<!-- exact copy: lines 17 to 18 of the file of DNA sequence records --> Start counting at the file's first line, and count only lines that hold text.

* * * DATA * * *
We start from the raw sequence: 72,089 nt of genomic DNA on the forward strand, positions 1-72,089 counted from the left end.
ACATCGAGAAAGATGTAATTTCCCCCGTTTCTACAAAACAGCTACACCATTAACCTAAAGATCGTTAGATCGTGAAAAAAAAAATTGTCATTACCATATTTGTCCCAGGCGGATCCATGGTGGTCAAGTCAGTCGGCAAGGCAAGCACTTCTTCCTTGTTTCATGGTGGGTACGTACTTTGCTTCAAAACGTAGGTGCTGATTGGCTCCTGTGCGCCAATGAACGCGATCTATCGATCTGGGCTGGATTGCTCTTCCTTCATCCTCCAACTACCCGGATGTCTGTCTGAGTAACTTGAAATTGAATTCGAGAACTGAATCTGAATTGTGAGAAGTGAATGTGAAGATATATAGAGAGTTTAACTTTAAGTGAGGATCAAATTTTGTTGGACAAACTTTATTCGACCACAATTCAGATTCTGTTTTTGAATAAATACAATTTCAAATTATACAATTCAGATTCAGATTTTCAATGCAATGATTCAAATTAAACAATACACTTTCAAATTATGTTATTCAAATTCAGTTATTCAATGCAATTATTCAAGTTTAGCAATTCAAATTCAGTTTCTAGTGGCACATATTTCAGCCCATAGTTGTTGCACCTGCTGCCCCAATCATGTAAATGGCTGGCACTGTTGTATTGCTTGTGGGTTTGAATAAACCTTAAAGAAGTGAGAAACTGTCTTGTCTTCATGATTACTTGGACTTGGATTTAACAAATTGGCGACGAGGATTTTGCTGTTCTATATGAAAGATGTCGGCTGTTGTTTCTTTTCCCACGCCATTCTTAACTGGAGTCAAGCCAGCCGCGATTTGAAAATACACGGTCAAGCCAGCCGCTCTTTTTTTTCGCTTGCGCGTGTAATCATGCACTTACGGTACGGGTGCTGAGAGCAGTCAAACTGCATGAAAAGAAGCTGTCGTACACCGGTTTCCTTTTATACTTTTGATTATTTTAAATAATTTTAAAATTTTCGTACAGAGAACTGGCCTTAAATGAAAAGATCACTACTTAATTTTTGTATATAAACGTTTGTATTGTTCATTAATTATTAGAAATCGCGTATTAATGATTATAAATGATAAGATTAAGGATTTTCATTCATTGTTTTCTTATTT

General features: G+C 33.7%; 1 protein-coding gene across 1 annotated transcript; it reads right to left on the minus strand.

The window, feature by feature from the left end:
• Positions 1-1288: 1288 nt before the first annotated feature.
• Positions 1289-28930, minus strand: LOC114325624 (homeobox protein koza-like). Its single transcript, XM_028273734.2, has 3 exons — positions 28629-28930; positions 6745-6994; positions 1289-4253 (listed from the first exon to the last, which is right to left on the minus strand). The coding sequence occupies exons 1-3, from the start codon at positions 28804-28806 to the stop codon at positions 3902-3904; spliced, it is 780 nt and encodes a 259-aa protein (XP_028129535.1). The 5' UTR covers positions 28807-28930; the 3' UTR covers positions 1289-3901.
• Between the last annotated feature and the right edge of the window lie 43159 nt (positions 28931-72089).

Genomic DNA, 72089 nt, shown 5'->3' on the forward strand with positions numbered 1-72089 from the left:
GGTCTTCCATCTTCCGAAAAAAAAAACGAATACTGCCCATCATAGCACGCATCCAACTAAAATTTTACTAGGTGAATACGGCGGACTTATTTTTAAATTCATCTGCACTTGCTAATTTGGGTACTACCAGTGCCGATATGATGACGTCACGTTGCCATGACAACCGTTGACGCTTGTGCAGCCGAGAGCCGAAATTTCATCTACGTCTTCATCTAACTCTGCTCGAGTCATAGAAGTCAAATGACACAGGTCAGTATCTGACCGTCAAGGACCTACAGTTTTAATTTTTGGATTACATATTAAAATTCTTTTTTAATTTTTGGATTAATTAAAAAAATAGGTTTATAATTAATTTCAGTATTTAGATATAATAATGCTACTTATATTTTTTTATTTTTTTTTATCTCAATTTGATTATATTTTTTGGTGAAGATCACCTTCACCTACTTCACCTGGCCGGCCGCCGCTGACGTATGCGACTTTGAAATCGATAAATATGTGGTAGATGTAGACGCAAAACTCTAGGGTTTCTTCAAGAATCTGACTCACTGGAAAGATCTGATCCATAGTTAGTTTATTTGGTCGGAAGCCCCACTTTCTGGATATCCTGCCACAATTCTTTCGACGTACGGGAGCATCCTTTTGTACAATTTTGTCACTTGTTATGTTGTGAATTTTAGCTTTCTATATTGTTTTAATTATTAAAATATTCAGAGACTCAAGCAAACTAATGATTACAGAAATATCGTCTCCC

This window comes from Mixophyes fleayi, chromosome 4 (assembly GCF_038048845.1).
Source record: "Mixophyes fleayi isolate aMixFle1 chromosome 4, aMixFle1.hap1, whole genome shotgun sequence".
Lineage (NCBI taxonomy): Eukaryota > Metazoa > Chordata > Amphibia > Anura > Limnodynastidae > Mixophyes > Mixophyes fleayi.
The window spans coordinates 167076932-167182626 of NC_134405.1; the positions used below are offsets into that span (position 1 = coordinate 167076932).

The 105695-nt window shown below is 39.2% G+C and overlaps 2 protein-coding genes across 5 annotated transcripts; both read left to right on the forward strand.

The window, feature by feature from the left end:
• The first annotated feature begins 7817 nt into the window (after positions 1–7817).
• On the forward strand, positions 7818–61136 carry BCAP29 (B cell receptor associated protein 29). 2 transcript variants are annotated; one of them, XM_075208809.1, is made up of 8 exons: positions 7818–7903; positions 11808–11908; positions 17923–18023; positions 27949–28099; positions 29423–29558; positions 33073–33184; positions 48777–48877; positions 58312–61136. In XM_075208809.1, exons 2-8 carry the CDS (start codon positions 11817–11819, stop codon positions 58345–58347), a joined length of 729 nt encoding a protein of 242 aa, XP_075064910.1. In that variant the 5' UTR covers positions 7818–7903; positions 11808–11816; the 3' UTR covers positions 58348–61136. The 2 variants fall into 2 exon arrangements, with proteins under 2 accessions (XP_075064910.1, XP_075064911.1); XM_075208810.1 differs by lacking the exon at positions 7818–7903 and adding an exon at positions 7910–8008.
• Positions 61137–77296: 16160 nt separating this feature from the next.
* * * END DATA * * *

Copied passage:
• On the forward strand, positions 7818–61136 carry BCAP29 (B cell receptor associated protein 29). 2 transcript variants are annotated; one of them, XM_075208809.1, is made up of 8 exons: positions 7818–7903; positions 11808–11908; positions 17923–18023; positions 27949–28099; positions 29423–29558; positions 33073–33184; positions 48777–48877; positions 58312–61136. In XM_075208809.1, exons 2-8 carry the CDS (start codon positions 11817–11819, stop codon positions 58345–58347), a joined length of 729 nt encoding a protein of 242 aa, XP_075064910.1. In that variant the 5' UTR covers positions 7818–7903; positions 11808–11816; the 3' UTR covers positions 58348–61136. The 2 variants fall into 2 exon arrangements, with proteins under 2 accessions (XP_075064910.1, XP_075064911.1); XM_075208810.1 differs by lacking the exon at positions 7818–7903 and adding an exon at positions 7910–8008.
• Positions 61137–77296: 16160 nt separating this feature from the next.